In Facebook’s Q1 2020 earnings call today, the company overviewed its latest financial situation and noted that Oculus products were a major contributor to $297 million in non-advertising revenue.

While Facebook makes the vast majority of its revenue from advertising, the company also separately reports non-advertising revenue which includes the sale of Oculus hardware and software, Portal video calling products, and more.

During the company’s Q1 2020 earnings call today, Facebook CFO David Wehner said that non-advertising revenue had reached $297 million, an increase of 80% year-over-year. Wehner specifically noted that the increase was “driven primarily by the sales of Oculus products.” He also reminded the audience that “we launched Quest in May 2019,” seemingly to suggest that the product has been selling well since then.

In the expense department, Wehner also said that Facebook’s R&D costs had grown 40% year-over-year, and that the increase was “driven primarily by investments in core product as well as our innovation efforts, particularly in AR/VR.”

Facebook's Mark Zuckerberg Thinks AR/VR is a Solution to the Housing Crisis

Responding to an audience question regarding the traction of Oculus products during the pandemic, Facebook CEO Mark Zuckerberg spoke directly to Quest, the company’s fully-featured standalone headset:

On the virtual reality side—this has always been a long-term vision—Quest has surpassed our expectations. I wish we could make more of them faster during this period. I do think that [considering the pandemic] it’s one of those areas where as people can’t go out and into the world as much, the ability to have technology that allows us to feel present even when we can’t be physically together—whether that’s quest or portal or any of the software that we’re building around video presence—that stuff has certainly seen especially large spikes in usage. And it’s possible that [the pandemic] accelerates some of the trends around virtual or augmented reality, but I’m not sure what will happen there long term. But in the near-term I’m quite pleased with how Quest is doing and I wish we could make more of them.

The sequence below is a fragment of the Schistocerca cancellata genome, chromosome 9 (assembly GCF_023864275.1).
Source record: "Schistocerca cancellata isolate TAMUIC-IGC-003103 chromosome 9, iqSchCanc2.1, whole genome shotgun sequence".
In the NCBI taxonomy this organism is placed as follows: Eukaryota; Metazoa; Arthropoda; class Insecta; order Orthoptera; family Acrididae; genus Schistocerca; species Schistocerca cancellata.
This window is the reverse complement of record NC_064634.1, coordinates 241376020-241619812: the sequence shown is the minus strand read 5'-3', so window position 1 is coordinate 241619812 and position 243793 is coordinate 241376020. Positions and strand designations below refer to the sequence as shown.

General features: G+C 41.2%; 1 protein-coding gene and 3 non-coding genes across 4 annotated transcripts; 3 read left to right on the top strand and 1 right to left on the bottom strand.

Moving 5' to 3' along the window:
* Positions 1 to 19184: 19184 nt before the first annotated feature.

Last year after launch of Quest and well before the pandemic, Zuckerberg said, “we’re selling them as fast as we can make them.” As the 2019 holiday shopping period approached, it became increasingly hard to find Quest (and to some extent, Rift S) in stock. Shortly after the holidays the Coronavirus began to impact the availability of Oculus’ headsets, and since February it’s been very hard to directly purchase the headset from Oculus or retailers. It’s clear that Zuckerberg’s comments about wanting to be able to “make them faster” speaks to a desire to fulfill the demand the company is seeing.

This week seems to have given a glimmer of hope for those looking to get their hands on Quest; as we reported earlier today, global availability of Quest appears to be returning, though Rift S is still largely unavailable.

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Ben is the world's most senior professional analyst solely dedicated to the XR industry, having founded Road to VR in 2011—a year before the Oculus Kickstarter sparked a resurgence that led to the modern XR landscape. He has authored more than 3,000 articles chronicling the evolution of the XR industry over more than a decade. With that unique perspective, Ben has been consistently recognized as one of the most influential voices in XR, giving keynotes and joining panel and podcast discussions at key industry events. He is a self-described "journalist and analyst, not evangelist."
  • starchaser28

    This is fantastic news, and a clear sign that there’s a hug potential market for VR that will continue to grow as the ecosystem grows.

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  • nejihiashi88

    the moment when vr will reach the masses is when the performance gained through vr using foveated rendering which will give 50% performance boost over flat screens , and it can only be used through a vr headset, then people will use the media which give them more immersion and more performance, also with some AI like hardware dlss in nvidia it will also give like 50% performance boost (yes 2d screens can use it but the vr will benefit more from it) so VR future is looking bright, hope we see it spreading faster.

  • A VR Enthusiast

    A great news considering health of VR industry.

  • It’s good that Quest is selling so well… I wonder how much of this money is due to hardware, and how much to software

  • Let’s do some napkin maths.

    The 80% growth means 165M in added revenue (compared to Q1 2019).

    – If it’s mostly Oculus, let’s say 60% Oculus = 99M.

    – Let’s then assume that Quest (hardware + software) represents 2/3 of that, with the rest for Rift S and Go = 66M. (Quest didn’t have revenue in Q1 2019, so it can’t claim a portion of the rest of the 297M)

    – Let’s then assume half of this is hardware revenue. (Units sold in Q1 2020, compared to software sold for all Quest units sold since May 2019) = 33M.

    – That would mean 95.000 Quest units sold at $350 average revenue/unit. (Why the low revenue/unit? Because a reasonable portion of Quests – probably the majority – is sold through online/offline retail partners, and retailer discount can be up to 50%).

  • Ardra Diva

    on the other hand, it’s sad that a pandemic is what it’s going to take to make VR a must-have product for travel, training, socializing, etc. Gee, a virus is the only thing really missing from “Ready, Player One”s dystopia.

  • NooYawker

    What other non-ad revenue does Facebook have?